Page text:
The Great Central Fair

The Great Central Fair

Every month or two at the Historical Society of Pennsylvania, a new document display goes up in the lobby. Each display has a theme and contains HSP’s sources that relate to that topic. Currently, there is a WWI display  to commemorate the centennial of the start of the war. Next month, the display theme will be the Great Central Fair, also known as the Philadelphia Sanitary Fair. What is a Sanitary Fair, you ask? What made this fair so “great”?  Well, let me tell you. The U.S. Sanitary Commission was a precursor to the Red Cross and was founded in 1861 to help support the sick and wounded soldiers of the Union army during the Civil War. Their main fundraisers were Sanitary Fairs, public fairs held in major cities that raised money for the soldiers. The fairs were held successfully in Chicago, Cincinnati, and Boston, before it was decided to hold one in Philadelphia in 1864. The buildings of the Fair were constructed in a mere 40 days in what is currently Logan Square. The Fair opened on June 7th, 1864, and closed three weeks later, on June 28th. The Fair included displays of art and historical relics and  vendors selling various items. 9,000 people attended per day, on average. In total, the Fair raised over $1,000,000, an incredible amount of money in 1864. Over the last few weeks, another intern and I have been working on this display. We have looked through HSP’s collections on the Great Central Fair and have pulled items that are important and visually appealing. Looking through all this stuff from the Civil War...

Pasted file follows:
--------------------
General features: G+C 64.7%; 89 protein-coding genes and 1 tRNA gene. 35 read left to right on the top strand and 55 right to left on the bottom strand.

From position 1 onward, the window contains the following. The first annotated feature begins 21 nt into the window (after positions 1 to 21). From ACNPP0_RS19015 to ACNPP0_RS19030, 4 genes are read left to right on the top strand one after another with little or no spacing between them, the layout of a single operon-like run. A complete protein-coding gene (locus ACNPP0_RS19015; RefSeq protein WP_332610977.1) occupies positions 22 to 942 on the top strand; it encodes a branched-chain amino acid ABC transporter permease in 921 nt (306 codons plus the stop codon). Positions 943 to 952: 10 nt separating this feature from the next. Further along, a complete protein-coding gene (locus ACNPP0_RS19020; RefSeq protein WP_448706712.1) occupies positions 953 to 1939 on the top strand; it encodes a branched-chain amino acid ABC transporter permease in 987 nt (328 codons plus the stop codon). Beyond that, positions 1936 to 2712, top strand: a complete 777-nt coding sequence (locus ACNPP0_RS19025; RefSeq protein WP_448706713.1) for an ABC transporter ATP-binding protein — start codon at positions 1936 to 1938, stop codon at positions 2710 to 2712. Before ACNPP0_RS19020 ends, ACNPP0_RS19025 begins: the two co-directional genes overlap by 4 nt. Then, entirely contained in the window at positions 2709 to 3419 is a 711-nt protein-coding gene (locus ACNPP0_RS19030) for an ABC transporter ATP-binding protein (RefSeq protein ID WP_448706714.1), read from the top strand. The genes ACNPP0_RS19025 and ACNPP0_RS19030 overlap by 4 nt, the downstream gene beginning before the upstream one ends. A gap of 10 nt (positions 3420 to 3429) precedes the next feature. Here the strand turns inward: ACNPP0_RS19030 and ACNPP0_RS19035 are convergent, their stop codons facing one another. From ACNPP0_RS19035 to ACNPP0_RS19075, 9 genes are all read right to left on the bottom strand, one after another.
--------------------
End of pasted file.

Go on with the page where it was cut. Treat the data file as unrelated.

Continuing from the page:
Engaging with History at the Historical Society of Pennsylvania

Engaging with History at the Historical Society of Pennsylvania

After countless summers of babysitting and getting sunburned at the beach, I am finally trying to be a “real person.” This summer, I have a full-time internship at the Historical Society of Pennsylvania, funded by the Hurford Center’s Philadelphia Partners program. I am an education intern, which perfectly combines my history major and education minor and fuels my desire to teach history on the high school level.  The Society aims to bring primary sources into the classroom and helps teachers integrate primary sources into the history curriculum by providing programs and resources. As an education intern,  some of my tasks include editing and updating the lesson plans on the website, observing student programs, analyzing student surveys, and creating my own lesson plans using primary sources found at HSP. I have been working on a lesson plan about the Vietnam War. HSP houses the papers of Joseph Sill Clark, a Democratic politician from Philadelphia who served both as mayor of Philadelphia and a US Senator. Part of his vast collection are several boxes of items pertaining to the Vietnam war, including personal notes, correspondence with other senators, newspaper clippings, pamphlets, and speeches. While perusing these resources, I found a very interesting article about Haverford. The article states:  “Communist North Vietnam’s official radio reported Monday that a committee of students at a Pennsylvania college was collecting money to help the Vietcong, which it called the South Vietnam National Liberation Front. The Hanoi radio said students at Haverford College, near Philadelphia, had formed a ‘May 2 Committee’ to collect funds for medical supplies for the Vietcong. The committee also was reported planning a demonstration...